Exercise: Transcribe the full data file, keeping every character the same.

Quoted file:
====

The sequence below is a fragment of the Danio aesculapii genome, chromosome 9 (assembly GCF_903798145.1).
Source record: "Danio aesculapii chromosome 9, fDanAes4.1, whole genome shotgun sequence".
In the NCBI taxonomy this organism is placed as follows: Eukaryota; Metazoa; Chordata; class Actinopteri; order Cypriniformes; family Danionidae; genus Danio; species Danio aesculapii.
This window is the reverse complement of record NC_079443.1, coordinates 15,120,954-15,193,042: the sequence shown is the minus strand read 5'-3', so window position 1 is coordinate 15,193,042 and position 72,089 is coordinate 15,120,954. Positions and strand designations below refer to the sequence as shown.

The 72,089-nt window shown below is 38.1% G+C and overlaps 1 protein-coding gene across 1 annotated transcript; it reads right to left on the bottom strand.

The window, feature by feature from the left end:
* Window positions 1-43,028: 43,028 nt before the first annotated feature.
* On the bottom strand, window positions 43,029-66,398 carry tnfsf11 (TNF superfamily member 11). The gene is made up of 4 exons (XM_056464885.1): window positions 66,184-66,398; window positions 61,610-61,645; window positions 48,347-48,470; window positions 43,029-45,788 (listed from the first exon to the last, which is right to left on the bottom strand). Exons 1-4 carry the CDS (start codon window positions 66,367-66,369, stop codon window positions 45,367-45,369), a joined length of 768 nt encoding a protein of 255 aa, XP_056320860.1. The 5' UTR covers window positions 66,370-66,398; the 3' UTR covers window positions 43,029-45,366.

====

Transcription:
The sequence below is a fragment of the Danio aesculapii genome, chromosome 9 (assembly GCF_903798145.1).
Source record: "Danio aesculapii chromosome 9, fDanAes4.1, whole genome shotgun sequence".
In the NCBI taxonomy this organism is placed as follows: Eukaryota; Metazoa; Chordata; class Actinopteri; order Cypriniformes; family Danionidae; genus Danio; species Danio aesculapii.
This window is the reverse complement of record NC_079443.1, coordinates 15,120,954-15,193,042: the sequence shown is the minus strand read 5'-3', so window position 1 is coordinate 15,193,042 and position 72,089 is coordinate 15,120,954. Positions and strand designations below refer to the sequence as shown.

The 72,089-nt window shown below is 38.1% G+C and overlaps 1 protein-coding gene across 1 annotated transcript; it reads right to left on the bottom strand.

The window, feature by feature from the left end:
* Window positions 1-43,028: 43,028 nt before the first annotated feature.
* On the bottom strand, window positions 43,029-66,398 carry tnfsf11 (TNF superfamily member 11). The gene is made up of 4 exons (XM_056464885.1): window positions 66,184-66,398; window positions 61,610-61,645; window positions 48,347-48,470; window positions 43,029-45,788 (listed from the first exon to the last, which is right to left on the bottom strand). Exons 1-4 carry the CDS (start codon window positions 66,367-66,369, stop codon window positions 45,367-45,369), a joined length of 768 nt encoding a protein of 255 aa, XP_056320860.1. The 5' UTR covers window positions 66,370-66,398; the 3' UTR covers window positions 43,029-45,366.